I've seen ChaoticIdealism criticize attitudes within the neurodiversity community many times, still, as far as I know, she subscribes to neurodiversity.

jonathan said...

Well, Ivar you can read my post about chaotic idealism which i think you may have already read, where i linked to her web page and she just stated basically that people who blame their autism for the problems in their lives are just using autism as an excuse.

As far as I am concerned, she is neurodiversity's answer to Michael Savage. She has no credibility whatsoever.

Ivar T said...

I really don't think she intended to offend anyone. I believe her idea was that - because Asperger's is something you can do little about, it isn't necessarily productive to say that it is the reason why you have experienced something unfortunate, as there are probably other things that took part in leading you to the set of unfortunate events which are easier to work with.

It's kinda like this:

"I didn't make it to the Philippenes in time because I don't have superman's high-speed flying ability"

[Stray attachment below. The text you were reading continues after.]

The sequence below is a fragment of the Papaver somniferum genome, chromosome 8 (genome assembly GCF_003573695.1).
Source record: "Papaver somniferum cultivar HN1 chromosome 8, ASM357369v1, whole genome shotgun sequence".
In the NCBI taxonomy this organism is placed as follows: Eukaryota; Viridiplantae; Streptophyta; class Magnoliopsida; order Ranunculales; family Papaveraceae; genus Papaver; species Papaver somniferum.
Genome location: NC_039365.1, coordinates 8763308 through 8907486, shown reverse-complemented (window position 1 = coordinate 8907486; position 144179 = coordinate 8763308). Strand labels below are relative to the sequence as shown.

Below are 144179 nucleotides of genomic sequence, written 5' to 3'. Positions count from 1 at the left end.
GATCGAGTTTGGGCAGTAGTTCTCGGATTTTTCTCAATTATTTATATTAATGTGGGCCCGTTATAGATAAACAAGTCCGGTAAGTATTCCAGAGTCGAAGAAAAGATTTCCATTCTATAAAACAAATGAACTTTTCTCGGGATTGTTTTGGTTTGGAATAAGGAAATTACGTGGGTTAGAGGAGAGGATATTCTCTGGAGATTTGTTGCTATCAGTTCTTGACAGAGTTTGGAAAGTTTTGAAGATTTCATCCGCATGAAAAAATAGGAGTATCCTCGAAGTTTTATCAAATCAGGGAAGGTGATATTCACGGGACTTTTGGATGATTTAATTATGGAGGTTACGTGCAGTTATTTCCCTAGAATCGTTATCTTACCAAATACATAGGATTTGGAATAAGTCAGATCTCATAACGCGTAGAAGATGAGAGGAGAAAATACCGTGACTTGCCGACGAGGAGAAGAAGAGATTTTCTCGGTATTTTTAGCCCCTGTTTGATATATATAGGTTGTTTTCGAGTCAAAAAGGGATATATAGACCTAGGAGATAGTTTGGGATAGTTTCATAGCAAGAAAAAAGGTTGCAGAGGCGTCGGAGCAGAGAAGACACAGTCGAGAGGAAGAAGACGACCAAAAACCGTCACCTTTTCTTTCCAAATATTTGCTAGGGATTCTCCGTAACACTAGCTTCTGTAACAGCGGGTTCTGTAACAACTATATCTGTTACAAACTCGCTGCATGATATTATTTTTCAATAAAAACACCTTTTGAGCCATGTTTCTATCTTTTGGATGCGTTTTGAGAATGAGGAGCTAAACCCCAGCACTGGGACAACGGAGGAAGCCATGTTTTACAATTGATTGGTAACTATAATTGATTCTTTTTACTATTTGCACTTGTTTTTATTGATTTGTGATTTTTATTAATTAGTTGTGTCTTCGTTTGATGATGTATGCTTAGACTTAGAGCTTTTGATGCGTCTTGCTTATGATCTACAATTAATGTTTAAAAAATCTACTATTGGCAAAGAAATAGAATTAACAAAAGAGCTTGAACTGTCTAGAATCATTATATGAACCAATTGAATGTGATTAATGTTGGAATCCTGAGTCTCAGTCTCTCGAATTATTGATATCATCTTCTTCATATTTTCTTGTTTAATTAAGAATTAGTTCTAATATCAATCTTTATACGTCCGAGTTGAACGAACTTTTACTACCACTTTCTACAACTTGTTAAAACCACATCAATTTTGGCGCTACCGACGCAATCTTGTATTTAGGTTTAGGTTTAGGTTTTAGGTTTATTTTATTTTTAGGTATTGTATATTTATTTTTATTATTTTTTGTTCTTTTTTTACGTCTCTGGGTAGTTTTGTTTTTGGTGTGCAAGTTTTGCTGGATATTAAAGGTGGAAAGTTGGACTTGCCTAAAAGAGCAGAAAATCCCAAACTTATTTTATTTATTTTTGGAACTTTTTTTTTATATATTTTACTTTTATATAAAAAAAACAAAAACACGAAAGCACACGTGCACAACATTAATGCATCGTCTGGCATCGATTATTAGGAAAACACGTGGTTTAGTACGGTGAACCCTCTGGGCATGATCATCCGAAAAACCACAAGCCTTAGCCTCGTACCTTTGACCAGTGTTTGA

Not having superman's high-speed flying ability are by some people's definitions a disability.

I've no idea if it makes sense to you.

jonathan said...

well no it makes no sense to me at all. Nothing people in the ND movement say makes any sense to me. I don't intend to offend anyone either, but it still seems i have managed to offend you and some other ND people as you seem to imply in your previous post and so you seem to think i should stop writing negative things about ND. Well it works both ways, Ivar, just as you think i say things about ND that are not true, they say things about people who want to cure autism that are not true and i find a lot of what they say offensive, but i don't think they will stop writing it just because it offends.

Therefore I will continue to write unfavorable things about ND because I find what they say offensive.

Ivar T said...

Asking you to not write negative stuff about neurodiversity doesn't sound too good, nah, you do that and that's basically alright, but when you make neurodiversity into something it is not - at least not too most subscribers of neurodiversity - then that can be quite a bit offending.

jonathan said...

Ivar:

It can be quite offending when persons from the neurodiversity movement make out those who disagree with them to be something they are not so it works both ways.

Ivar T said...

Indeed.

I was actually thinking of you when I commented a post by Ettina here.